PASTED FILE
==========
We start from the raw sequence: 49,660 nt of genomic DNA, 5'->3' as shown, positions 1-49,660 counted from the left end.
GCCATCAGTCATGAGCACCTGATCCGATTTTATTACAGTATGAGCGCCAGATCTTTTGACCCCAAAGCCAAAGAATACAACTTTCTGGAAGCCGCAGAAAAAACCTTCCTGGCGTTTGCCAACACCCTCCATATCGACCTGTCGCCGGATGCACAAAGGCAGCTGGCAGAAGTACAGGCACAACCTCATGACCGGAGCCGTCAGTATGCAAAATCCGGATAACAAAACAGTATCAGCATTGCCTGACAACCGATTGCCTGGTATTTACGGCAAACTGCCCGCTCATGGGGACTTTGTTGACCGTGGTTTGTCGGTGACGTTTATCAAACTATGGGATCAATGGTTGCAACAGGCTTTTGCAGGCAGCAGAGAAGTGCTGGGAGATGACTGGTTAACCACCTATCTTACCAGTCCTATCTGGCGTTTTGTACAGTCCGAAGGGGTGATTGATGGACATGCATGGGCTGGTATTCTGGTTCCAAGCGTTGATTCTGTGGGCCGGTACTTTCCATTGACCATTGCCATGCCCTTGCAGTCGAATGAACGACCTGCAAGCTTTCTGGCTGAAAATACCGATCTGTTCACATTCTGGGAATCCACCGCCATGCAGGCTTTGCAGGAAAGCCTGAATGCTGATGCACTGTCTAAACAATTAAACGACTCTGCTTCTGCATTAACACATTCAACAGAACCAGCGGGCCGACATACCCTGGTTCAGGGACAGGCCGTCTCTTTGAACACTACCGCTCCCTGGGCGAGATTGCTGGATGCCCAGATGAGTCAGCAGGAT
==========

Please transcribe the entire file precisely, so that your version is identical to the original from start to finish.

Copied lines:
We start from the raw sequence: 49,660 nt of genomic DNA, 5'->3' as shown, positions 1-49,660 counted from the left end.
GCCATCAGTCATGAGCACCTGATCCGATTTTATTACAGTATGAGCGCCAGATCTTTTGACCCCAAAGCCAAAGAATACAACTTTCTGGAAGCCGCAGAAAAAACCTTCCTGGCGTTTGCCAACACCCTCCATATCGACCTGTCGCCGGATGCACAAAGGCAGCTGGCAGAAGTACAGGCACAACCTCATGACCGGAGCCGTCAGTATGCAAAATCCGGATAACAAAACAGTATCAGCATTGCCTGACAACCGATTGCCTGGTATTTACGGCAAACTGCCCGCTCATGGGGACTTTGTTGACCGTGGTTTGTCGGTGACGTTTATCAAACTATGGGATCAATGGTTGCAACAGGCTTTTGCAGGCAGCAGAGAAGTGCTGGGAGATGACTGGTTAACCACCTATCTTACCAGTCCTATCTGGCGTTTTGTACAGTCCGAAGGGGTGATTGATGGACATGCATGGGCTGGTATTCTGGTTCCAAGCGTTGATTCTGTGGGCCGGTACTTTCCATTGACCATTGCCATGCCCTTGCAGTCGAATGAACGACCTGCAAGCTTTCTGGCTGAAAATACCGATCTGTTCACATTCTGGGAATCCACCGCCATGCAGGCTTTGCAGGAAAGCCTGAATGCTGATGCACTGTCTAAACAATTAAACGACTCTGCTTCTGCATTAACACATTCAACAGAACCAGCGGGCCGACATACCCTGGTTCAGGGACAGGCCGTCTCTTTGAACACTACCGCTCCCTGGGCGAGATTGCTGGATGCCCAGATGAGTCAGCAGGAT